So much that matters in our world and on our planet happens in and remains in the shadows. This website is dedicated to shining at least a small light into some of those shadows. Commenting recently on the failure of the U.S. war on terror as well as the war against the Islamic State, Andrew Bacevich wrote: “To label [such a] problem ‘terrorism’ is to privilege convenience over understanding. It’s like calling big-time college football a ‘sport.’ Doing so entails leaving out all the grimy, money-soaked activity that occurs off the gridiron.” In fact, much of the activity that truly shapes our world happens off that “gridiron” and out of sight. And what you don’t see (or see reported), you often can’t imagine either.
Sometimes history helps. Today’s dispatch is an example. It is adapted from Adam Hochschild’s new book, Spain in Our Hearts: Americans in the Spanish Civil War, 1936-1939, a dramatic account of the thousands of Americans who volunteered to fight the war against fascism before it was faintly fashionable and the correspondents who covered them. It’s a vivid tale of some very well known people like Ernest Hemingway, Martha Gellhorn, and George Orwell who saw the socialist-led Spanish Republic’s defeat firsthand, but also of quite ordinary Americans who had the urge to stop a terrible force before it could storm the world. (Unfortunately, in that they failed.) It also offers an unforgettable picture of a past America under stress and possibly of the last moment before the arrival of Bernie Sanders when “socialism” was not a curse word in this country.
In researching the book, Hochschild came across one of those crucial figures working in the shadows — an unforgettable oilman with a Trumpian personality whose acts in support of Spanish general Francisco Franco and then Adolf Hitler helped ensure that fascism would come to power in Spain and, in the end, that the globe would be bathed in blood. Somehow, his role was missed by the hundreds of journalists covering the war. As you read this piece, ask yourself who and what is no one noticing at this very second as our world spins so madly on. Tom Engelhardt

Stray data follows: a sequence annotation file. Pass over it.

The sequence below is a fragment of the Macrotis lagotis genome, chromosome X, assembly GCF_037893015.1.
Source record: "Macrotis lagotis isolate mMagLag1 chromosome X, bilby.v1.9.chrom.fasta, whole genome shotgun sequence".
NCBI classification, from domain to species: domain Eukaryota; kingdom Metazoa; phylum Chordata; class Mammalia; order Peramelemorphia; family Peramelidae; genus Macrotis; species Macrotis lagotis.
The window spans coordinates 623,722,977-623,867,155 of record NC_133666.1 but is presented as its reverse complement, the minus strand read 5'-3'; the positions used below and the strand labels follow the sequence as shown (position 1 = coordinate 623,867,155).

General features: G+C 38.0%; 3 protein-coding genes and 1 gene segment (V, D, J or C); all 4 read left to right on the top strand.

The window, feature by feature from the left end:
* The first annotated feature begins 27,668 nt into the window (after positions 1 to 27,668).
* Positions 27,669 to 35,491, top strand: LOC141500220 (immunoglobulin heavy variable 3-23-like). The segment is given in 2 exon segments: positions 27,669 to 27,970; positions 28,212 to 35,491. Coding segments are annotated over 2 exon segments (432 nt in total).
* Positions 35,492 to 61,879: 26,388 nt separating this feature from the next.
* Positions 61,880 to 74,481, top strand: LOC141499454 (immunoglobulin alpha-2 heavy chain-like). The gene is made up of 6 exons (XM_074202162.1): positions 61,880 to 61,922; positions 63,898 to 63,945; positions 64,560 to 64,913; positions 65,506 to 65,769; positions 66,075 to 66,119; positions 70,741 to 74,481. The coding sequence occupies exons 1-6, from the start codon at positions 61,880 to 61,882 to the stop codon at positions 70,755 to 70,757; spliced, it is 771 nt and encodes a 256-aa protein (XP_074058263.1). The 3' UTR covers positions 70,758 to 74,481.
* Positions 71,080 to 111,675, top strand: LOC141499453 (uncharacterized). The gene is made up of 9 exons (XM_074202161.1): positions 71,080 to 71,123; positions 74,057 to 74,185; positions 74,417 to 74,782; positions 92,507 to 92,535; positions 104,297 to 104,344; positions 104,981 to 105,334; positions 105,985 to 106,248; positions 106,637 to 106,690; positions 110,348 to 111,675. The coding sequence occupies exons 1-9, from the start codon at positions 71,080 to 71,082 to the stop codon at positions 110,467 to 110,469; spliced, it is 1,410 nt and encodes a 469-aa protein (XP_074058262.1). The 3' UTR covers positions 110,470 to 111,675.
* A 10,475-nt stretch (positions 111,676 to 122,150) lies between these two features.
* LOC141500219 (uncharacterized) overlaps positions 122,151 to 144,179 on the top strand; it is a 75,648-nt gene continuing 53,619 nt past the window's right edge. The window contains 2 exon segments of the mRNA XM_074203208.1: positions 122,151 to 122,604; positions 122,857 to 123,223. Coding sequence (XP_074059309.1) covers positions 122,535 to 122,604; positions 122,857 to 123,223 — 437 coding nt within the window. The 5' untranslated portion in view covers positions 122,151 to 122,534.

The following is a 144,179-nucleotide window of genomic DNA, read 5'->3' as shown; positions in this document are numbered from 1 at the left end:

The oilman who loved dictators
Or how Texaco supported fascism
By Adam Hochschild
[This piece has been adapted from Adam Hochschild’s new book, Spain in Our Hearts: Americans in the Spanish Civil War, 1936-1939.]
“Merchants have no country,” wrote Thomas Jefferson in 1814. “The mere spot they stand on does not constitute so strong an attachment as that from which they draw their gains.” The former president was ruing the way New England traders and shipowners, fearing the loss of lucrative transatlantic commerce, failed to rally to their country in the War of 1812.
Today, with the places from which “merchants” draw their gains spread across the planet, corporations are even less likely to feel loyalty to any country in particular. Some of them have found it profitable to reincorporate in tax havens overseas. Giant multinationals, sometimes with annual earnings greater than the combined total gross national products of several dozen of the world’s poorer countries, are often more powerful than national governments, while their CEOs wield the kind of political clout many prime ministers and presidents only dream of.
No corporations have been more aggressive in forging their own foreign policies than the big oil companies. With operations spanning the world, they — and not the governments who weakly try to tax or regulate them — largely decide whom they do business with and how. In its quest for oil in the anarchic Niger Delta, according to journalist Steve Coll, ExxonMobil, for example, gave boats to the Nigerian navy, and recruited and supplied part of the country’s army, while local police sported the company’s red flying horse logo on their uniforms. Jane Mayer’s new book, Dark Money, on how the brothers and oil magnates Charles and David Koch spent hundreds of millions of dollars to buy the Republican Party and America’s democratic politics, offers a vivid account of the way their father Fred launched the energy business they would inherit. It was a classic case of not letting “attachments” stand in the way of gain. Fred happily set up oil installations for Soviet dictator Joseph Stalin before the United States recognized the Soviet Union in 1933, and then helped Adolf Hitler build one of Nazi Germany’s largest oil refineries that would later supply fuel to its air force, the Luftwaffe.